By Nancy Black
“When she turns 18, I’m paying for her vaccinations,” my youngest child declared about her best friend. Said friend’s mother is one of those parents who choose to not have their children vaccinated. It is a choice every parent has the right to make. My teenager was just afraid for her BFF.
And it is a justified fear. More than 50 people have now been infected by the measles in an outbreak across Washington state and Oregon, according to National Public Radio. Measles starts with a fever, runny nose, cough, red eyes and sore throat. It’s followed by a rash all over the body. Measles is highly contagious and spreads through coughing and sneezing. Doctors and nurses say it’s spurring people to get vaccinated. Washington and Oregon are two of 17 states, along with Texas, that let children go to school unvaccinated because of personal beliefs.
We have a lovely neighbor who had polio as a child. Recently, I asked my child to go over to her house and offer to walk the neighbor’s dog for her. The sweet poodle is normally relegated to only his yard, since his owner has trouble walking.
According to the Centers for Disease Control and Prevention (CDC): Polio is a crippling and potentially deadly infectious disease. It is caused by the poliovirus. The virus spreads from person to person and can invade an infected person’s brain and spinal cord, causing paralysis.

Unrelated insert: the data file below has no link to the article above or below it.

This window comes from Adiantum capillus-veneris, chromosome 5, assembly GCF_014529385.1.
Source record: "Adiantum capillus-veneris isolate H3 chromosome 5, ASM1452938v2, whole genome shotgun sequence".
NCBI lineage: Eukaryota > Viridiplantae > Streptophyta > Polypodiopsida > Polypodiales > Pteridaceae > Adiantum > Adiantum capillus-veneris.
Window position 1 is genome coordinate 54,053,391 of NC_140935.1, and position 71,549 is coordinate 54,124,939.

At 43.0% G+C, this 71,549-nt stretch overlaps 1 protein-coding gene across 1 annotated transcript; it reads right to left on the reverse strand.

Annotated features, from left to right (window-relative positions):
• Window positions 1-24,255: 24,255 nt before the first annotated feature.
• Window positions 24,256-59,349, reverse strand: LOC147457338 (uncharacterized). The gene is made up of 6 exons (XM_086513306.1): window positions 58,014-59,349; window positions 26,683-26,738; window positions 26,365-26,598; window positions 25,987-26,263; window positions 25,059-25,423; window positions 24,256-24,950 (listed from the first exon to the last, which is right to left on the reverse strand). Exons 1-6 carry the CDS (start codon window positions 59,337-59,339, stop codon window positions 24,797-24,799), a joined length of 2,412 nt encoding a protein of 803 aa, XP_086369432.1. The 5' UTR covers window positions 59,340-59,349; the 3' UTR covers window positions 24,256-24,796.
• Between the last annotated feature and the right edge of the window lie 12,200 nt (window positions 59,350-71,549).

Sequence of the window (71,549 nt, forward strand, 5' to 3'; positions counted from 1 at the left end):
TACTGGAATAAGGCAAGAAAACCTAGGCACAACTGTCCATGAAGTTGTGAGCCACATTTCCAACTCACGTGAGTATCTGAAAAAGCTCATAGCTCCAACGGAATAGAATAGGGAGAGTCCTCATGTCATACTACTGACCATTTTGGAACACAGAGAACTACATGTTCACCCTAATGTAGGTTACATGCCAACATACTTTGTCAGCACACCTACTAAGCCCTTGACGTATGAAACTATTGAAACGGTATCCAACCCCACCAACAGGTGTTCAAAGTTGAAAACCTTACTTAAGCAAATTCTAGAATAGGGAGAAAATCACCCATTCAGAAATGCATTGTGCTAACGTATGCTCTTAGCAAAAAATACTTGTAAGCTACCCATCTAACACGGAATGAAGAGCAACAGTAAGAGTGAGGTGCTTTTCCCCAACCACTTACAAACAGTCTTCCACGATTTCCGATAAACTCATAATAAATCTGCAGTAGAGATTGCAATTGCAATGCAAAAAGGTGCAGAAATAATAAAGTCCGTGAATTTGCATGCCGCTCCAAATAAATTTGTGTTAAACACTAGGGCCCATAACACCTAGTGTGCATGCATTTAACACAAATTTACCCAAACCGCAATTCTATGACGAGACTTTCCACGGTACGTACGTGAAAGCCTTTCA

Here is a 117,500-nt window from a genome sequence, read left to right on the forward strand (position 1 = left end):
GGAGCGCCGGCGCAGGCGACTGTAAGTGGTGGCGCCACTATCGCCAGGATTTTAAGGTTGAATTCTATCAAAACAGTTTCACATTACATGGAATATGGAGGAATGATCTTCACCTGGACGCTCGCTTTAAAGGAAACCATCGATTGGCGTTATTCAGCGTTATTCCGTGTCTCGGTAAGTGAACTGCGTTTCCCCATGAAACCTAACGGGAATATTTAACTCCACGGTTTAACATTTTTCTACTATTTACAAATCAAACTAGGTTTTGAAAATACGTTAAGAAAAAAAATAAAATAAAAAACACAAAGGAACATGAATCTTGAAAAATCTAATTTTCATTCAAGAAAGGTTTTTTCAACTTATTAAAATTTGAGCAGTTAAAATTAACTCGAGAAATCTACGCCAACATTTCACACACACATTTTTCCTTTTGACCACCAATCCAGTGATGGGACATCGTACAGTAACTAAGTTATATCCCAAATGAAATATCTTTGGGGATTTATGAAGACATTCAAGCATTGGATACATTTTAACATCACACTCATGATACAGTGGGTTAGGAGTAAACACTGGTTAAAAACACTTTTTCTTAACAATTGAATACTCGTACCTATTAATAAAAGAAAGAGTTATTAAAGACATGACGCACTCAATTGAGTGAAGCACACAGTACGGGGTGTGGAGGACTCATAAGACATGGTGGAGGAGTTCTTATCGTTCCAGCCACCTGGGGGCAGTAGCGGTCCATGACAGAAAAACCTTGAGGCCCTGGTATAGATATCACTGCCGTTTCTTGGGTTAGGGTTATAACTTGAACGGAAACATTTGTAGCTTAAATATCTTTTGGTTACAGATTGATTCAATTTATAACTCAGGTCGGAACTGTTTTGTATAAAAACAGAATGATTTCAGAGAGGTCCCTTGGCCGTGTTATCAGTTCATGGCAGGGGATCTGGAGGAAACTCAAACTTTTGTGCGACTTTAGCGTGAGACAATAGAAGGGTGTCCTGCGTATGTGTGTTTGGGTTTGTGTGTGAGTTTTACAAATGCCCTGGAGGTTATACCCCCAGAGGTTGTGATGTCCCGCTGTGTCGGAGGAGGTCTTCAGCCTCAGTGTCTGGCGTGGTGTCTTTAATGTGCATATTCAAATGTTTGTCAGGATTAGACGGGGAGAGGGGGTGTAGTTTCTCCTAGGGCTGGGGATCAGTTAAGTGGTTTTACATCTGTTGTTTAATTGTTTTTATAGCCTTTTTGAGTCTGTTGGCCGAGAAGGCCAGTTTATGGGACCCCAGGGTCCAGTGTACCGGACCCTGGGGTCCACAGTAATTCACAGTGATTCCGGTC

“In the late 1940s to the early 1950s, polio outbreaks in the United States increased in frequency and size; polio crippled an average of more than 35,000 people in the United States each year, the CDC reports. “It was one of the most feared diseases of the twentieth century.” Our neighbor was one of those affected when she was young.
I clearly remember when I was young, my grade school lined all the children up in the auditorium and made us get our polio vaccines. I was more than happy to get it, because my mother’s best friend had polio and it was hard for me as a kid to watch an adult, who seemed normal in every other way, struggle to get around.
Because of that effective vaccine, the United States has been polio-free since 1979. But poliovirus is still a threat in some countries. And the debilitating results of the polio outbreaks from the 50s can still be seen today in the adult survivors of the disease. Like when my teenager saw our neighbor walk to her car for the first time this week.
I guess said child thought I meant “polo” when I said “polio,” but whatever the reason, they announced, “I am DEFINITELY going to be walking her dog for her.” And saving money for her friend’s future shots!